A migrant odyssey: Haiti to Chile to Mexico's border, and beyond

Shella Jean was part of a new migration path from Haiti to the relatively prosperous nation of Chile. But she has since left behind her "Chilean Dream" on a perilous journey northward toward the U.S.-Mexico border. In Chilean daily El Mercurio, Arturo Galarce shares her story.

🇭🇹🇨🇱 I met Shella Jean in Port-au-Prince, Haiti, in July 2017. That year, Shella Jean was one of the 105,000 Haitians who entered Chile, according to data from the Chilean Investigative Police (PDI). That was the year in which more immigrants from the Caribbean nation came to the relatively prosperous South American country, prompted in part by the tightening of immigration policies in the United States after Donald Trump entered the White House, which put a brake on the main migratory destination.

🇺🇸 A few weeks ago we spoke again. I asked her if she knew of any Haitians planning of migrating from Chile to the United States, alerted by the increasing flow of Haitians detected in unauthorized passages in the north, in transit to Peru and Bolivia, but with a common destination: that of the better known "American Dream." In Chile, the Undersecretariat of the Interior already reports an 81% increase in Haitians who have left the country through authorized borders. Shella saw the message and answered almost immediately "me, my friend. I'm not in Chile. I go to Mexico now. I'm going to the United States".

🧳 Shella's husband Herby Charles takes her phone. He says that the idea of emigrating to the United States from Chile began when several of his Haitian friends successfully made the trip. "Many Haitians were never well in Chile. Many did not find a good job and lived under poor conditions," he said. "My problem was not being able to have a residency document. I was undocumented for four years, imagine. Without documents, you cannot project a family, even if you work as I did. In the United States it is not easy either, I know, but at least you earn more".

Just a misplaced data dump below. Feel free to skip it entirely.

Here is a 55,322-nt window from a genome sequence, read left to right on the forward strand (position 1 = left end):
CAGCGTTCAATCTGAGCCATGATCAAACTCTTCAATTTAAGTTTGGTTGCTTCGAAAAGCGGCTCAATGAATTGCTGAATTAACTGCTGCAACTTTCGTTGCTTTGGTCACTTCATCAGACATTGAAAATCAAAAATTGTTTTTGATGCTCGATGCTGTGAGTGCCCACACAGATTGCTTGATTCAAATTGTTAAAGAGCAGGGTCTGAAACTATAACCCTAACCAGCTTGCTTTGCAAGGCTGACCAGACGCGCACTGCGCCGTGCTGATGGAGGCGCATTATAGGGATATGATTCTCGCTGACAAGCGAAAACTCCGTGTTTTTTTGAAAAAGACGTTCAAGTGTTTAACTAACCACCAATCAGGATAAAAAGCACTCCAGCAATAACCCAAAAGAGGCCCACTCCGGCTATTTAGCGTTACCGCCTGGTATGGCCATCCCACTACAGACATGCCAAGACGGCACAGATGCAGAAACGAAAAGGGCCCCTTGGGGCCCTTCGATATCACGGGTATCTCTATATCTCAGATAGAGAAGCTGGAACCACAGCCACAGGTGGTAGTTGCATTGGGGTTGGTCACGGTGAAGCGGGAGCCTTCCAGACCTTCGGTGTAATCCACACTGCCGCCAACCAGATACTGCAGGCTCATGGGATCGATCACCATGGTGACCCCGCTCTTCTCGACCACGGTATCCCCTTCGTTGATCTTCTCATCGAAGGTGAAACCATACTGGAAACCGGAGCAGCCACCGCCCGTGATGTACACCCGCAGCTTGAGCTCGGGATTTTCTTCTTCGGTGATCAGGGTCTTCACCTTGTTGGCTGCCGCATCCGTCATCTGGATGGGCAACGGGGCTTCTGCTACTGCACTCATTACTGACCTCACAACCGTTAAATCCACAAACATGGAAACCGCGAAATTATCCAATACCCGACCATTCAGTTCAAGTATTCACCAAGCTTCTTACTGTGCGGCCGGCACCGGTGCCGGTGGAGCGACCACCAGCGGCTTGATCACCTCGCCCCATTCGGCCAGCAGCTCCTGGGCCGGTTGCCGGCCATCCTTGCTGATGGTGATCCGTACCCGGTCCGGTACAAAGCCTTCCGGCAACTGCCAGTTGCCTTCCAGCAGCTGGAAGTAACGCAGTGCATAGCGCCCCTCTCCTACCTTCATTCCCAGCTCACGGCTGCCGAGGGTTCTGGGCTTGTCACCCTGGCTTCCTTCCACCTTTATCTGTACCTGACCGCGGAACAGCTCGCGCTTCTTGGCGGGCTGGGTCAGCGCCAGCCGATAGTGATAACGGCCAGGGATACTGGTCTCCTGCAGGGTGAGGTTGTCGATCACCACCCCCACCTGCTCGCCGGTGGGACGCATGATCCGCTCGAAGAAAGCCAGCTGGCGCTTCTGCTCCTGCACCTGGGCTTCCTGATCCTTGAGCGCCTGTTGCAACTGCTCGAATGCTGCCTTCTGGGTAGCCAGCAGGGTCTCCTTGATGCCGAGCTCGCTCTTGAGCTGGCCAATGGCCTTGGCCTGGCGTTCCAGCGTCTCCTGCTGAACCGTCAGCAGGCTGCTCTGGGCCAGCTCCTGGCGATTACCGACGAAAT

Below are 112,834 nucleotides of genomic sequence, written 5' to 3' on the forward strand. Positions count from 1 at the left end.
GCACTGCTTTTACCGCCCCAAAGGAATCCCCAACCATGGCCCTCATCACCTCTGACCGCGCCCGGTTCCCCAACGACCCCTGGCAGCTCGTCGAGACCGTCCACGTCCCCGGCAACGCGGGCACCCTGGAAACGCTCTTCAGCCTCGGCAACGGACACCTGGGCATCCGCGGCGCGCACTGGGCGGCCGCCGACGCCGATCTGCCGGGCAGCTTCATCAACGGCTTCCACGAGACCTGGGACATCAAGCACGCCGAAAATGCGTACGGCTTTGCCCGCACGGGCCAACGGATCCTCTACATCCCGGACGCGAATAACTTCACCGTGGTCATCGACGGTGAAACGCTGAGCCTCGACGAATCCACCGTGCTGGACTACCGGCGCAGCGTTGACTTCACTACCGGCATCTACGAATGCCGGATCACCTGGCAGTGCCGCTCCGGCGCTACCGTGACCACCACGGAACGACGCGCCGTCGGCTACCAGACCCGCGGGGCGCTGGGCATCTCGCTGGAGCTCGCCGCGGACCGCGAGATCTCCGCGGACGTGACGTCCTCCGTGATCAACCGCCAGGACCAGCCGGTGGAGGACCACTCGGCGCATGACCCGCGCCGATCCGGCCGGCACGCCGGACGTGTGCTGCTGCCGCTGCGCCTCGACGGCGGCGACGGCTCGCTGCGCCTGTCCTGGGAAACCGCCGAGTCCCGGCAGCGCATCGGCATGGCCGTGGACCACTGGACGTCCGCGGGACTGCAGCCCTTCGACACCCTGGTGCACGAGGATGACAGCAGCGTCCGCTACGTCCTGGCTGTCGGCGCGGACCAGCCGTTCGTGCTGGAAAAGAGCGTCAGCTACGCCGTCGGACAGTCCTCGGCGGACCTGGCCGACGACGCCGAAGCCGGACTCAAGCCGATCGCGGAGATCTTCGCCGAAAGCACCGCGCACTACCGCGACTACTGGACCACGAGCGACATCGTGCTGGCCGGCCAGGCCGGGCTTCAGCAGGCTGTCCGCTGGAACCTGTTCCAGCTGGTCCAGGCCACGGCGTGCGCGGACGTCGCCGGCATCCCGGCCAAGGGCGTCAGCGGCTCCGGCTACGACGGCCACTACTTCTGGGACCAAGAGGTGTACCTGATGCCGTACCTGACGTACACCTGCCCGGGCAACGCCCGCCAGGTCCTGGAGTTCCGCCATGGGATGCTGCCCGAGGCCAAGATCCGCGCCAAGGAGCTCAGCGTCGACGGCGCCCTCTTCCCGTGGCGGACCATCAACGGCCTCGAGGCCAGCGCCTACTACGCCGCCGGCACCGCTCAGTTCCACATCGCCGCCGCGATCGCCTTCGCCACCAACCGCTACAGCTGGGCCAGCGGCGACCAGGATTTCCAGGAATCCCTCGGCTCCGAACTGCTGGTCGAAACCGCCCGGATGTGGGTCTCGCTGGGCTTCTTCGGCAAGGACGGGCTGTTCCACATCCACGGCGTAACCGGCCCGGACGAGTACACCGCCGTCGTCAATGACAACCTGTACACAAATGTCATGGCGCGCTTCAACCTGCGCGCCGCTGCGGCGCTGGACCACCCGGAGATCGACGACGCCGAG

➡️ Read more on Worldcrunch.com

📣 VERBATIM

The cabinet does not see that an heir to the throne or the king should abdicate if he or she would like to marry a partner of the same sex.

— Dutch Prime Minister Mark Rutte wrote in his answer to questions from parliamentarians as the future of Princess Amalia, the heir to the throne who will turn 18 in December, is under scrutiny. The Netherlands was the world's first country to legalize same-sex marriage in 2001.

✍️ Newsletter by Anne-Sophie Goninet, Jane Herbelin and Bertrand Hauger

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Geopolitics

Taliban And Iran: The Impossible Alliance May Already Be Crumbling

After the Sunni fundamentalist Taliban rulers retook control of Afghanistan, there were initial, friendly signals exchanged with Iran's Shia regime. But a recent border skirmish recalls tensions from the 1990s, when Iran massed troops on the Afghan frontier.

Taliban troops during a military operation in Kandahar

The clashes reported this week from the border between Iran and Afghanistan were perhaps inevitable.

There are so far scant details on what triggered the flare up on Wednesday between Iranian border forces and Taliban fighters, near the district of Hirmand in Iran's Sistan-Baluchestan province. Still, footage posted on social media indicated the exchange of fire was fairly intense, with troops on both sides using both light and heavy weaponry.

Keep reading... Show less